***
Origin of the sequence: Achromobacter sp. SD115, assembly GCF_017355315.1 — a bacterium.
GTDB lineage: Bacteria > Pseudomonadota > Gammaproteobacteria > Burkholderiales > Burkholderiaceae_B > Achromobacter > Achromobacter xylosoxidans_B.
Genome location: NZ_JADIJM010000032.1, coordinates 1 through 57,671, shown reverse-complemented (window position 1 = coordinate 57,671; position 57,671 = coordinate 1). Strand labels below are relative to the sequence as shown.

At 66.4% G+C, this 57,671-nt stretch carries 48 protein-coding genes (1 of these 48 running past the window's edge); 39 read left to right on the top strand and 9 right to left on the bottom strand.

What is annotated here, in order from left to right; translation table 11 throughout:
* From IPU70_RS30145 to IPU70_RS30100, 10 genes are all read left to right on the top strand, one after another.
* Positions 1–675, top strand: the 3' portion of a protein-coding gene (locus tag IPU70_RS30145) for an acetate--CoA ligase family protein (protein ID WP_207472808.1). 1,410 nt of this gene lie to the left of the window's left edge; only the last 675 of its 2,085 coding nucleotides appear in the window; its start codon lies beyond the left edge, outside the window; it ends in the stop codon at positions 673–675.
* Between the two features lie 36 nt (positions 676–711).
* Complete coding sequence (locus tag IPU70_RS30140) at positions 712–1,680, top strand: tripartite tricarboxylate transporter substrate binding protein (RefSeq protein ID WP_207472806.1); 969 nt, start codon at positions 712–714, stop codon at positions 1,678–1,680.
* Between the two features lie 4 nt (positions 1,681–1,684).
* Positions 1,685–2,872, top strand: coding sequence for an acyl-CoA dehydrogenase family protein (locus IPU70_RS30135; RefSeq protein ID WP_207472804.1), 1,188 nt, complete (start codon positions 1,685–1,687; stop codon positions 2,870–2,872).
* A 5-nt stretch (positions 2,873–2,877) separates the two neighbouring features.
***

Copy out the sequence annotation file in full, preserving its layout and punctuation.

Origin of the sequence: Achromobacter sp. SD115, assembly GCF_017355315.1 — a bacterium.
GTDB lineage: Bacteria > Pseudomonadota > Gammaproteobacteria > Burkholderiales > Burkholderiaceae_B > Achromobacter > Achromobacter xylosoxidans_B.
Genome location: NZ_JADIJM010000032.1, coordinates 1 through 57,671, shown reverse-complemented (window position 1 = coordinate 57,671; position 57,671 = coordinate 1). Strand labels below are relative to the sequence as shown.

At 66.4% G+C, this 57,671-nt stretch carries 48 protein-coding genes (1 of these 48 running past the window's edge); 39 read left to right on the top strand and 9 right to left on the bottom strand.

What is annotated here, in order from left to right; translation table 11 throughout:
* From IPU70_RS30145 to IPU70_RS30100, 10 genes are all read left to right on the top strand, one after another.
* Positions 1–675, top strand: the 3' portion of a protein-coding gene (locus tag IPU70_RS30145) for an acetate--CoA ligase family protein (protein ID WP_207472808.1). 1,410 nt of this gene lie to the left of the window's left edge; only the last 675 of its 2,085 coding nucleotides appear in the window; its start codon lies beyond the left edge, outside the window; it ends in the stop codon at positions 673–675.
* Between the two features lie 36 nt (positions 676–711).
* Complete coding sequence (locus tag IPU70_RS30140) at positions 712–1,680, top strand: tripartite tricarboxylate transporter substrate binding protein (RefSeq protein ID WP_207472806.1); 969 nt, start codon at positions 712–714, stop codon at positions 1,678–1,680.
* Between the two features lie 4 nt (positions 1,681–1,684).
* Positions 1,685–2,872, top strand: coding sequence for an acyl-CoA dehydrogenase family protein (locus IPU70_RS30135; RefSeq protein ID WP_207472804.1), 1,188 nt, complete (start codon positions 1,685–1,687; stop codon positions 2,870–2,872).
* A 5-nt stretch (positions 2,873–2,877) separates the two neighbouring features.